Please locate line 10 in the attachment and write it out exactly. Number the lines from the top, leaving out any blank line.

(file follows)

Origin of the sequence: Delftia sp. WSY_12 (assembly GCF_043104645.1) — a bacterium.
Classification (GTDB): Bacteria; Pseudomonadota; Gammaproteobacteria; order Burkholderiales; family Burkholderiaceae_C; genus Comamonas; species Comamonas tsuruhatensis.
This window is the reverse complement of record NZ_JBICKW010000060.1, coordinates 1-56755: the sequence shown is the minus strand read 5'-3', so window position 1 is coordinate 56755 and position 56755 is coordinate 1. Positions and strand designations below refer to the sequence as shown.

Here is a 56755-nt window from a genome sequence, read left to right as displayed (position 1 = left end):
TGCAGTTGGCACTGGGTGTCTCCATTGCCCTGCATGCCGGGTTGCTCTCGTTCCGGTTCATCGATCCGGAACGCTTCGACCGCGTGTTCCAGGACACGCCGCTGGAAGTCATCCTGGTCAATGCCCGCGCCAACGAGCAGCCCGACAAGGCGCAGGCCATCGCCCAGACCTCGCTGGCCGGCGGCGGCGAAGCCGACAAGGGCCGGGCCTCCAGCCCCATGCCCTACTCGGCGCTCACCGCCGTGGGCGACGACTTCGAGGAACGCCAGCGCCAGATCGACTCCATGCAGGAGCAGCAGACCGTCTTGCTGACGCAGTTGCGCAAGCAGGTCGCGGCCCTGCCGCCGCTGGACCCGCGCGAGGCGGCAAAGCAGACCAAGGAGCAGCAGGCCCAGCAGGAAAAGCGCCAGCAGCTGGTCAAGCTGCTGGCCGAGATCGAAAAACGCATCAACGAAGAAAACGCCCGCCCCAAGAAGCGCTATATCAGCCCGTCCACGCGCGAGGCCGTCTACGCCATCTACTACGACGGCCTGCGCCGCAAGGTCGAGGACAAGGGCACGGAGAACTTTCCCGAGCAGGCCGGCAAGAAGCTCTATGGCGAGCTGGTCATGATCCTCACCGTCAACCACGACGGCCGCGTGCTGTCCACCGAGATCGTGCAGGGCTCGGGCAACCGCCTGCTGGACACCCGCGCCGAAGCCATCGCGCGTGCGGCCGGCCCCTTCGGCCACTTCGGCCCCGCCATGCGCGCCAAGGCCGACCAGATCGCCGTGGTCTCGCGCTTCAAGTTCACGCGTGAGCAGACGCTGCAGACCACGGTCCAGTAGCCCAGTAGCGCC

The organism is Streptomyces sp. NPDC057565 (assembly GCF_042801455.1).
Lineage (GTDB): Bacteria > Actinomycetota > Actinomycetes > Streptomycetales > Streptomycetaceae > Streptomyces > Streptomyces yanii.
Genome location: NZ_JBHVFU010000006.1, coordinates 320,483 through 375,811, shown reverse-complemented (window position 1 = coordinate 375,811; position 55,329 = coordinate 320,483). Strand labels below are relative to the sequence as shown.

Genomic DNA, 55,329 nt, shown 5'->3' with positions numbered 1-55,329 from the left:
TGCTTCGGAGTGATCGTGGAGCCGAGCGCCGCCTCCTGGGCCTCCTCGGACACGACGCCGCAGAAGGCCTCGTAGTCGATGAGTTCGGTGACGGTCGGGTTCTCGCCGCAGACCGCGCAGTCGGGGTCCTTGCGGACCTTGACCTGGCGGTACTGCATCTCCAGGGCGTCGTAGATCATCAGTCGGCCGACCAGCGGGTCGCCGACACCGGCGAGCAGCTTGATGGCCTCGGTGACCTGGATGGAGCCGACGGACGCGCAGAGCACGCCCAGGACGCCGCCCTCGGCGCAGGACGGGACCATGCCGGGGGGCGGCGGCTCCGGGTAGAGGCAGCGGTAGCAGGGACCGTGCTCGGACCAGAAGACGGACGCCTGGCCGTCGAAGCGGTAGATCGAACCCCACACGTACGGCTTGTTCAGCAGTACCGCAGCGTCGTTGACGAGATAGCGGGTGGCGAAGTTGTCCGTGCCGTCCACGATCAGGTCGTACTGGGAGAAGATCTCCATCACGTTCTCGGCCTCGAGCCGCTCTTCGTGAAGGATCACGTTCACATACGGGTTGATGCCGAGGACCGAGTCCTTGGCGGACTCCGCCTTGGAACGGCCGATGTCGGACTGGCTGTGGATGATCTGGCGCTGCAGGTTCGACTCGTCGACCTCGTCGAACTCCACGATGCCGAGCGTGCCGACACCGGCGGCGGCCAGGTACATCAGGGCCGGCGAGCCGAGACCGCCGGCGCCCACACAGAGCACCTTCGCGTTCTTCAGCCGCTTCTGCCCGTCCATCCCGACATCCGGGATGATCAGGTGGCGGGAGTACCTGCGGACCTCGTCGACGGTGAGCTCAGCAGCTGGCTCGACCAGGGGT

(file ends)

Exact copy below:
TGCTTCGGAGTGATCGTGGAGCCGAGCGCCGCCTCCTGGGCCTCCTCGGACACGACGCCGCAGAAGGCCTCGTAGTCGATGAGTTCGGTGACGGTCGGGTTCTCGCCGCAGACCGCGCAGTCGGGGTCCTTGCGGACCTTGACCTGGCGGTACTGCATCTCCAGGGCGTCGTAGATCATCAGTCGGCCGACCAGCGGGTCGCCGACACCGGCGAGCAGCTTGATGGCCTCGGTGACCTGGATGGAGCCGACGGACGCGCAGAGCACGCCCAGGACGCCGCCCTCGGCGCAGGACGGGACCATGCCGGGGGGCGGCGGCTCCGGGTAGAGGCAGCGGTAGCAGGGACCGTGCTCGGACCAGAAGACGGACGCCTGGCCGTCGAAGCGGTAGATCGAACCCCACACGTACGGCTTGTTCAGCAGTACCGCAGCGTCGTTGACGAGATAGCGGGTGGCGAAGTTGTCCGTGCCGTCCACGATCAGGTCGTACTGGGAGAAGATCTCCATCACGTTCTCGGCCTCGAGCCGCTCTTCGTGAAGGATCACGTTCACATACGGGTTGATGCCGAGGACCGAGTCCTTGGCGGACTCCGCCTTGGAACGGCCGATGTCGGACTGGCTGTGGATGATCTGGCGCTGCAGGTTCGACTCGTCGACCTCGTCGAACTCCACGATGCCGAGCGTGCCGACACCGGCGGCGGCCAGGTACATCAGGGCCGGCGAGCCGAGACCGCCGGCGCCCACACAGAGCACCTTCGCGTTCTTCAGCCGCTTCTGCCCGTCCATCCCGACATCCGGGATGATCAGGTGGCGGGAGTACCTGCGGACCTCGTCGACGGTGAGCTCAGCAGCTGGCTCGACCAGGGGT